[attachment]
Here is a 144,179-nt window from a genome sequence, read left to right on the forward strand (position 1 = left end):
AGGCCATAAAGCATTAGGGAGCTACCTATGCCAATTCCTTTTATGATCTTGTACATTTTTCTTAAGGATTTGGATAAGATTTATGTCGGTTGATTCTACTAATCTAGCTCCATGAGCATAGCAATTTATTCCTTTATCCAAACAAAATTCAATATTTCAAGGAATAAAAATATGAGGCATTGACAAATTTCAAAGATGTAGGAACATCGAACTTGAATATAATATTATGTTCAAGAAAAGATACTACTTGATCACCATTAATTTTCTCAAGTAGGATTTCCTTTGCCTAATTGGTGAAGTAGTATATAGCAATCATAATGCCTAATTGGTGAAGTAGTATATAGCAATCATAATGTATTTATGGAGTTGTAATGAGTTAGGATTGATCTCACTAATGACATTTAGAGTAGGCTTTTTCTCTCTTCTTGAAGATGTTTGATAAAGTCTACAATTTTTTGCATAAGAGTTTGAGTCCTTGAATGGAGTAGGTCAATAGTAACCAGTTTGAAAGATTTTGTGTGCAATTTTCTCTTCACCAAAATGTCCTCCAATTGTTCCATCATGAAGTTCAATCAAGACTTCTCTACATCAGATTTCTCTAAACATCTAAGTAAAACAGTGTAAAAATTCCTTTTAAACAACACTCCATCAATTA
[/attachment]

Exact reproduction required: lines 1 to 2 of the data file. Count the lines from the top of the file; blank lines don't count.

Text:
Here is a 144,179-nt window from a genome sequence, read left to right on the forward strand (position 1 = left end):
AGGCCATAAAGCATTAGGGAGCTACCTATGCCAATTCCTTTTATGATCTTGTACATTTTTCTTAAGGATTTGGATAAGATTTATGTCGGTTGATTCTACTAATCTAGCTCCATGAGCATAGCAATTTATTCCTTTATCCAAACAAAATTCAATATTTCAAGGAATAAAAATATGAGGCATTGACAAATTTCAAAGATGTAGGAACATCGAACTTGAATATAATATTATGTTCAAGAAAAGATACTACTTGATCACCATTAATTTTCTCAAGTAGGATTTCCTTTGCCTAATTGGTGAAGTAGTATATAGCAATCATAATGCCTAATTGGTGAAGTAGTATATAGCAATCATAATGTATTTATGGAGTTGTAATGAGTTAGGATTGATCTCACTAATGACATTTAGAGTAGGCTTTTTCTCTCTTCTTGAAGATGTTTGATAAAGTCTACAATTTTTTGCATAAGAGTTTGAGTCCTTGAATGGAGTAGGTCAATAGTAACCAGTTTGAAAGATTTTGTGTGCAATTTTCTCTTCACCAAAATGTCCTCCAATTGTTCCATCATGAAGTTCAATCAAGACTTCTCTACATCAGATTTCTCTAAACATCTAAGTAAAACAGTGTAAAAATTCCTTTTAAACAACACTCCATCAATTA